Monday, November 29, 2021

Bail Reform, Not Edge Case Excuses

The day after a driver killed several people in a parade in Waukesha, Wisconsin, I wrote that it was an edge case that shouldn't be used as a reason to require stronger barricades at every public event.

Since then, it has turned out that the driver was out on a mistakenly low bail from a repeat domestic violence charge. That has led to an automatic reaction from some people, lashing out at current efforts to reform bail.

This thread by Alec Karakatsanis, executive director of Civil Rights Corps, explains why that's another edge case that shouldn't be used to turn back the little progress that has been made on cash bail reform.

Here are a couple of his tweets:

...the scientific evidence is that cash bail makes communities *less safe* by increasing instability, lost jobs, lost housing, separating kids, interrupting medical/mental health care, traumatizing people in jail, etc. People who say otherwise doing equivalent of climate denial.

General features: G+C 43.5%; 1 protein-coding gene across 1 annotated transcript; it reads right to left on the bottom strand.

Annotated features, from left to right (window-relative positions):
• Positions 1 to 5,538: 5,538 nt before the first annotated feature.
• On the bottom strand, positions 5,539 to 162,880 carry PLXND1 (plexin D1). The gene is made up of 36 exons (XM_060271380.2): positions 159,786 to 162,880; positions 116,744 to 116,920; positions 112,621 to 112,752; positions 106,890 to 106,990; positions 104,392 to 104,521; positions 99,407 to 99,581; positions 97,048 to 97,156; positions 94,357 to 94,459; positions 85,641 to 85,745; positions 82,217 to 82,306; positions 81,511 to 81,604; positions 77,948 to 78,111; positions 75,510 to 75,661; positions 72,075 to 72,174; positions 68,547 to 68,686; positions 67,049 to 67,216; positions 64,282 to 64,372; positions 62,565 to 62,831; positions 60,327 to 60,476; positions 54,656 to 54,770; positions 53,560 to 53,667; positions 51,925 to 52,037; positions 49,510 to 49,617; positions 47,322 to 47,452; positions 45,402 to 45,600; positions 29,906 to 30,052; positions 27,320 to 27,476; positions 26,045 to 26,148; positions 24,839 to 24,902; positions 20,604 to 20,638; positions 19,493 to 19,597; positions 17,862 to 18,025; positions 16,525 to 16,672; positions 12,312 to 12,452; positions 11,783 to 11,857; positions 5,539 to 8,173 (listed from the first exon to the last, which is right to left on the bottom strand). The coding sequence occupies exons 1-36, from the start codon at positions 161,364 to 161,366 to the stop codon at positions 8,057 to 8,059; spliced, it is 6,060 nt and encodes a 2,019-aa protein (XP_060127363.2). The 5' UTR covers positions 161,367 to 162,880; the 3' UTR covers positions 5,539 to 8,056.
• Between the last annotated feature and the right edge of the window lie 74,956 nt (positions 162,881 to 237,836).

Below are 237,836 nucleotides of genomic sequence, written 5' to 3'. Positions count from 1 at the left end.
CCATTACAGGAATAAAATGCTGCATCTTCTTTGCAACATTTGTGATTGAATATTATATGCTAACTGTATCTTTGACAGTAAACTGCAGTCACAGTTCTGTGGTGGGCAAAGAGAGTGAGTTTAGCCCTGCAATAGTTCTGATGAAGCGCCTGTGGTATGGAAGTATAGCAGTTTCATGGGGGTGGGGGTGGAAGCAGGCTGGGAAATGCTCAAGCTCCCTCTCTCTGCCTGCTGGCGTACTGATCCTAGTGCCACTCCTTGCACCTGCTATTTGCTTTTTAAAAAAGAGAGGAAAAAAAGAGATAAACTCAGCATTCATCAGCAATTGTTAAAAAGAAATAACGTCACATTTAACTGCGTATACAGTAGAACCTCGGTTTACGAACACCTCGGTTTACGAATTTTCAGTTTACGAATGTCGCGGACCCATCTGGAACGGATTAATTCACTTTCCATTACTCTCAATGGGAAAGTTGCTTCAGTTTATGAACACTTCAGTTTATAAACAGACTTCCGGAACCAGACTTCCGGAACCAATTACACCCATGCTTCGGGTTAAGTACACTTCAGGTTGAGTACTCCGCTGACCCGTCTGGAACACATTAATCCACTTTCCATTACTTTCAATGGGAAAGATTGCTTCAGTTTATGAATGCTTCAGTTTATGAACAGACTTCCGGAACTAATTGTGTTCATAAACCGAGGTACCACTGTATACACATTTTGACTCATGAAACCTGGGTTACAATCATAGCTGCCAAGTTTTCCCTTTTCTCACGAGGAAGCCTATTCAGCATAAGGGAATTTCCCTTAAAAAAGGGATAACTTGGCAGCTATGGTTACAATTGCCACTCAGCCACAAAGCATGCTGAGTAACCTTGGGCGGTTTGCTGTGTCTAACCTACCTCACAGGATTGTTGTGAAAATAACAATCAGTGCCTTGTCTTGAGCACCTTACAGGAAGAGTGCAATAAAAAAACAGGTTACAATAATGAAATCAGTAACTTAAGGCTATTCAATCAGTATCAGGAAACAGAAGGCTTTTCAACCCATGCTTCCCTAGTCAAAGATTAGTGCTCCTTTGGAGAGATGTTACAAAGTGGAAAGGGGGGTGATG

And the scientific evidence is that each year a person spends in jail/prison *takes two years from their life.* We cage so many people that it *lowers overall U.S. life expectancy.*

A couple facts to know about bail fear-mongering: since almost nowhere in the U.S. has done meaningful bail reform, the people blaming "bail reform" for bad outcomes (in Wisconsin, for example) have no idea what they are talking about. Ask them questions like, which reform, when?

Also, in the few places that have done bail reform like (DC, NY, NJ) the overwhelming evidence is that caging far fewer people for lacking cash improves safety. 

The case of Kalief Browder is pretty well-known, but there are hundreds, thousands, who knows how many Kalief Browder-like cases in jails across this country. The examples in Karakatsanis's thread are just a few.

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